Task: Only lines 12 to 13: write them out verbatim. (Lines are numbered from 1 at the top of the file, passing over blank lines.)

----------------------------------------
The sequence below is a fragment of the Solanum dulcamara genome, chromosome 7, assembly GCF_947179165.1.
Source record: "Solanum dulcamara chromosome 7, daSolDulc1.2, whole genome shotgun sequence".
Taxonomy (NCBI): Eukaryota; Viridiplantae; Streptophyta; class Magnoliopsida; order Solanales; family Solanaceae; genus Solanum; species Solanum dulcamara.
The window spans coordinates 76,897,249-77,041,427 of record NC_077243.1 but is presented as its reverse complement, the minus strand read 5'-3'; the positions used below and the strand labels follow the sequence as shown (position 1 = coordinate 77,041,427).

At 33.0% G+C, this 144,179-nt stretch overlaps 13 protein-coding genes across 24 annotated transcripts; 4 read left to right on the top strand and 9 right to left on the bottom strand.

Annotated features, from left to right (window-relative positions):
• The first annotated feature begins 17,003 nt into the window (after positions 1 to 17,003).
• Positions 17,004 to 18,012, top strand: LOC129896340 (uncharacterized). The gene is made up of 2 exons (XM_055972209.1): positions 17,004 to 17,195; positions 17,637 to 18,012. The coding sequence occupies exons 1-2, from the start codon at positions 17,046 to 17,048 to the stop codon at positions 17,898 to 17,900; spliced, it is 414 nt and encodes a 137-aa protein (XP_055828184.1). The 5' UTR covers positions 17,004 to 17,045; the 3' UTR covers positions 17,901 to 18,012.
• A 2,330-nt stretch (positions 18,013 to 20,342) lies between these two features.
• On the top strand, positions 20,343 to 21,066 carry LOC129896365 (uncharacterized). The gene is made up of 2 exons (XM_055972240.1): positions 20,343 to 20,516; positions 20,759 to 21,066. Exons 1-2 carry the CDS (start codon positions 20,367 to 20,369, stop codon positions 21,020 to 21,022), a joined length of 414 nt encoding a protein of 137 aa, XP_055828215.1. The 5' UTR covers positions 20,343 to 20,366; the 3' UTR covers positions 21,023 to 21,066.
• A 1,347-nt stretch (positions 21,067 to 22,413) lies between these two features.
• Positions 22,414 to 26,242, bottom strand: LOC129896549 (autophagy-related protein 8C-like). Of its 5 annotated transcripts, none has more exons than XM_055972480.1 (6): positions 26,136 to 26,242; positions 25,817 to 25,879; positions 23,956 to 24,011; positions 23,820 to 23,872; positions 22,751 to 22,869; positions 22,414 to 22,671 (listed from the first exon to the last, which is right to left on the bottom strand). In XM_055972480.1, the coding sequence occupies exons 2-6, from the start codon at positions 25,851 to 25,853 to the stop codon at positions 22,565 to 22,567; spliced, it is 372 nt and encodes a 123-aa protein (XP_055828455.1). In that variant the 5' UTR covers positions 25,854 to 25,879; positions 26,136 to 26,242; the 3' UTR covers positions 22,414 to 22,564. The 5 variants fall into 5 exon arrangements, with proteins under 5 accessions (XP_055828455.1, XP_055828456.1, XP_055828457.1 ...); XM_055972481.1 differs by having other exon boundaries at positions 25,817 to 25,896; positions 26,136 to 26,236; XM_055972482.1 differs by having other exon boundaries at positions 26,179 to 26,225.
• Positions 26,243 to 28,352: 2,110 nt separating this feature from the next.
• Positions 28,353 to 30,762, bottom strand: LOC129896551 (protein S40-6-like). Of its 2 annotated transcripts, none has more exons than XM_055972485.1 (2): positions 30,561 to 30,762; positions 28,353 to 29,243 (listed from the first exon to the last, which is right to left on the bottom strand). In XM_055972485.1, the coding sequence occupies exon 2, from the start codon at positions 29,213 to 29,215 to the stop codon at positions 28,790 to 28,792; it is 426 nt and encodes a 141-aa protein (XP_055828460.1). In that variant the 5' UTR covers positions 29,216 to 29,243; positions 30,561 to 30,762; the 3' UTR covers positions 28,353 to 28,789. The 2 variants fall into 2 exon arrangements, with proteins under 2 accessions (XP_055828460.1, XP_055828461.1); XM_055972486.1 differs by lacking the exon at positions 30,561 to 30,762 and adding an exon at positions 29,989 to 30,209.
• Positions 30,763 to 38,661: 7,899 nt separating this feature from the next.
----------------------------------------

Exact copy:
• Positions 22,414 to 26,242, bottom strand: LOC129896549 (autophagy-related protein 8C-like). Of its 5 annotated transcripts, none has more exons than XM_055972480.1 (6): positions 26,136 to 26,242; positions 25,817 to 25,879; positions 23,956 to 24,011; positions 23,820 to 23,872; positions 22,751 to 22,869; positions 22,414 to 22,671 (listed from the first exon to the last, which is right to left on the bottom strand). In XM_055972480.1, the coding sequence occupies exons 2-6, from the start codon at positions 25,851 to 25,853 to the stop codon at positions 22,565 to 22,567; spliced, it is 372 nt and encodes a 123-aa protein (XP_055828455.1). In that variant the 5' UTR covers positions 25,854 to 25,879; positions 26,136 to 26,242; the 3' UTR covers positions 22,414 to 22,564. The 5 variants fall into 5 exon arrangements, with proteins under 5 accessions (XP_055828455.1, XP_055828456.1, XP_055828457.1 ...); XM_055972481.1 differs by having other exon boundaries at positions 25,817 to 25,896; positions 26,136 to 26,236; XM_055972482.1 differs by having other exon boundaries at positions 26,179 to 26,225.
• Positions 26,243 to 28,352: 2,110 nt separating this feature from the next.